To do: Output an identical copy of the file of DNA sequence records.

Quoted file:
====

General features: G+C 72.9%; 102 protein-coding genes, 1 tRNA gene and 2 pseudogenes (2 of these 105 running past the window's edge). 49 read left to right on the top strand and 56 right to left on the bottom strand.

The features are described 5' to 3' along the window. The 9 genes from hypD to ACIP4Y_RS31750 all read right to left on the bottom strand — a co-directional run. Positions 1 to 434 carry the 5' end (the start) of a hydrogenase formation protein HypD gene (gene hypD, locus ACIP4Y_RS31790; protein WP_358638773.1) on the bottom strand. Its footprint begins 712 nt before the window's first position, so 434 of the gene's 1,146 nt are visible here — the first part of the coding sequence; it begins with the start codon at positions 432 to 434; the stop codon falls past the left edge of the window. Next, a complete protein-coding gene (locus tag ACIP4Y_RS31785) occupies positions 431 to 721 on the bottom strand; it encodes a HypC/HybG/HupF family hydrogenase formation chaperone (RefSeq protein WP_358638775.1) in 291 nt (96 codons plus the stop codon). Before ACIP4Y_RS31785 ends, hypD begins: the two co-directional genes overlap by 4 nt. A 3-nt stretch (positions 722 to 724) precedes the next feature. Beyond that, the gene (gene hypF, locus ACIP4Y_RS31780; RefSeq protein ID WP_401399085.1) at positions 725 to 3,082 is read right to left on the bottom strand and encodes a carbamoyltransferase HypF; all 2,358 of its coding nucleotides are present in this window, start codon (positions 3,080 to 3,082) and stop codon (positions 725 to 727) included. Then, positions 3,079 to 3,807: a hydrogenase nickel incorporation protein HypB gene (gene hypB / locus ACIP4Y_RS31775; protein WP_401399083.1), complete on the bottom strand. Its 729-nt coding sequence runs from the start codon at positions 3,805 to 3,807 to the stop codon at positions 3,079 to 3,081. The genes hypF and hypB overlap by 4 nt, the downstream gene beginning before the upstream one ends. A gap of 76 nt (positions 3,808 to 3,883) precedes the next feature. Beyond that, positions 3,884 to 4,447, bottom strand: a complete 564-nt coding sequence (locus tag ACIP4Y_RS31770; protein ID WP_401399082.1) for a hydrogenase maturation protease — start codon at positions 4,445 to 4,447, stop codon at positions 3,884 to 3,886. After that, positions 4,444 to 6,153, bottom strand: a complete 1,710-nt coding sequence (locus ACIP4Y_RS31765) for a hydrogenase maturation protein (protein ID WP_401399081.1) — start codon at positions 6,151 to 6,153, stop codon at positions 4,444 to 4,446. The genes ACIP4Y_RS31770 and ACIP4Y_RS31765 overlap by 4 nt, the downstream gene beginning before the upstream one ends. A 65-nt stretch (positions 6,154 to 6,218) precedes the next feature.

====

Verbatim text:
General features: G+C 72.9%; 102 protein-coding genes, 1 tRNA gene and 2 pseudogenes (2 of these 105 running past the window's edge). 49 read left to right on the top strand and 56 right to left on the bottom strand.

The features are described 5' to 3' along the window. The 9 genes from hypD to ACIP4Y_RS31750 all read right to left on the bottom strand — a co-directional run. Positions 1 to 434 carry the 5' end (the start) of a hydrogenase formation protein HypD gene (gene hypD, locus ACIP4Y_RS31790; protein WP_358638773.1) on the bottom strand. Its footprint begins 712 nt before the window's first position, so 434 of the gene's 1,146 nt are visible here — the first part of the coding sequence; it begins with the start codon at positions 432 to 434; the stop codon falls past the left edge of the window. Next, a complete protein-coding gene (locus tag ACIP4Y_RS31785) occupies positions 431 to 721 on the bottom strand; it encodes a HypC/HybG/HupF family hydrogenase formation chaperone (RefSeq protein WP_358638775.1) in 291 nt (96 codons plus the stop codon). Before ACIP4Y_RS31785 ends, hypD begins: the two co-directional genes overlap by 4 nt. A 3-nt stretch (positions 722 to 724) precedes the next feature. Beyond that, the gene (gene hypF, locus ACIP4Y_RS31780; RefSeq protein ID WP_401399085.1) at positions 725 to 3,082 is read right to left on the bottom strand and encodes a carbamoyltransferase HypF; all 2,358 of its coding nucleotides are present in this window, start codon (positions 3,080 to 3,082) and stop codon (positions 725 to 727) included. Then, positions 3,079 to 3,807: a hydrogenase nickel incorporation protein HypB gene (gene hypB / locus ACIP4Y_RS31775; protein WP_401399083.1), complete on the bottom strand. Its 729-nt coding sequence runs from the start codon at positions 3,805 to 3,807 to the stop codon at positions 3,079 to 3,081. The genes hypF and hypB overlap by 4 nt, the downstream gene beginning before the upstream one ends. A gap of 76 nt (positions 3,808 to 3,883) precedes the next feature. Beyond that, positions 3,884 to 4,447, bottom strand: a complete 564-nt coding sequence (locus tag ACIP4Y_RS31770; protein ID WP_401399082.1) for a hydrogenase maturation protease — start codon at positions 4,445 to 4,447, stop codon at positions 3,884 to 3,886. After that, positions 4,444 to 6,153, bottom strand: a complete 1,710-nt coding sequence (locus ACIP4Y_RS31765) for a hydrogenase maturation protein (protein ID WP_401399081.1) — start codon at positions 6,151 to 6,153, stop codon at positions 4,444 to 4,446. The genes ACIP4Y_RS31770 and ACIP4Y_RS31765 overlap by 4 nt, the downstream gene beginning before the upstream one ends. A 65-nt stretch (positions 6,154 to 6,218) precedes the next feature.